Las transcripciones. No hemos intentado reflejar estas modificaciones en las transcripciones. Los que no supieron mudar los trastes, usaron esta manera de poner en la vihuela, y para los tales era buena.

Sources of the tablatures Fuentes de las tablaturas. Daza, Esteban. Libro de Musica en cifras para Vihuela intitulado el Parnasso. Libro de Musica de Vihuela, intitulado Silva de sirenas. Fuenllana, Miguel de. Libro de Musica de Vihuela, intitulado Orphenica lyra. Sevilla: Martin de Montesdoca, Mudarra, Alonso. Tres libros de Musica en Cifras para Vihuela.

As a point of departure, Bermudo advises the novice vihuelist to begin with simple music in two voices:. The music you should use to commence ciphering should be villancicos firstly in two, and later in three voices of homophonic music in which the notes in each voice sound together. Intabulating these pieces requires hardly any effort because as the notes in each of the voices are of the same duration [at any given point] the number of notes in each bar will be the same.

For whoever might like to follow my advice: these intabulations are not worth playing, because it is not music of value and these pieces will not help you develop your ear. Homophonic villancicos do not have a sufficiently strong musical basis upon which to build and achieve good taste in invention [of your own music].

In this passage Bermudo recommends the use of simple villancicos as the way to start playing, first in two voices, then in three. His comments indicates that he did not consider this music to be of high quality, but that it had an important didactic purpose and was essential in the training of musicians, a first stepping-stone along the pathway to independence as instrumentalists and composers.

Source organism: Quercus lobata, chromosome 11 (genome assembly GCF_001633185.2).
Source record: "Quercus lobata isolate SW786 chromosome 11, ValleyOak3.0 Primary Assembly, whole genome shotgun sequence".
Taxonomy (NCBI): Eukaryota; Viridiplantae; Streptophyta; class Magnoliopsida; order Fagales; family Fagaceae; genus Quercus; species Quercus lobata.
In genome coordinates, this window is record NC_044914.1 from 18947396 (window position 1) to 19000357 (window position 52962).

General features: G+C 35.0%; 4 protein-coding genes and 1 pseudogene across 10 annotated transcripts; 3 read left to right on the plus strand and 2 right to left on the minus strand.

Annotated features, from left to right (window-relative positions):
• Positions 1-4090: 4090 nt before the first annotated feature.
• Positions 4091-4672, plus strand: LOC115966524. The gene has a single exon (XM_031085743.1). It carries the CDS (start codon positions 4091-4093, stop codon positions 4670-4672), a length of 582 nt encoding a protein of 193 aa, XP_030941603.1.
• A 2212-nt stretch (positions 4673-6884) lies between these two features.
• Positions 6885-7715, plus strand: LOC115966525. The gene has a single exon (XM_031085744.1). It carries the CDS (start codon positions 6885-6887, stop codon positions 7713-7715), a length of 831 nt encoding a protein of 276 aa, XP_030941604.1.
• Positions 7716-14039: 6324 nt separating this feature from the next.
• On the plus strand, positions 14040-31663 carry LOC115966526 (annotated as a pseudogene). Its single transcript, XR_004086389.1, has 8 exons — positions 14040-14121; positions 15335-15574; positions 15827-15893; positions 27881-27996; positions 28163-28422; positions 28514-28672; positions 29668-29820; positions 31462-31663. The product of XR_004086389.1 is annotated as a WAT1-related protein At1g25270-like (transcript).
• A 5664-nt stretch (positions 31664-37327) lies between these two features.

Apart from the control that is acquired in plucking and fingering, and from aiming to achieve musical fluidity and a clean attack, the principal musical function of these pieces seems to be for learning the rudiments of intervals and counterpoint.

The closest thing is the piece that opens our anthology, Si de amores me han de matar, a two-voiced villancico that is more polyphonic than homophonic. The only other two-part music that is found in vihuela books are fragments of polyphonic masses, those parts that were customarily composed with fewer voices than the sections that surround them.

Despite also being imitative rather than homophonic, these fragments are useful in helping, as Bermudo recommends, in assimilating the rudiments of counterpoint. En este pasaje recomienda utilizar villancicos sencillos para comenzar a tocar, primero a dos voces, y luego a tres. Among the hundred or so villancicos in vihuela sources, this is the one that comes closest to what Bermudo recommends to those beginning to learn the art of intabulation.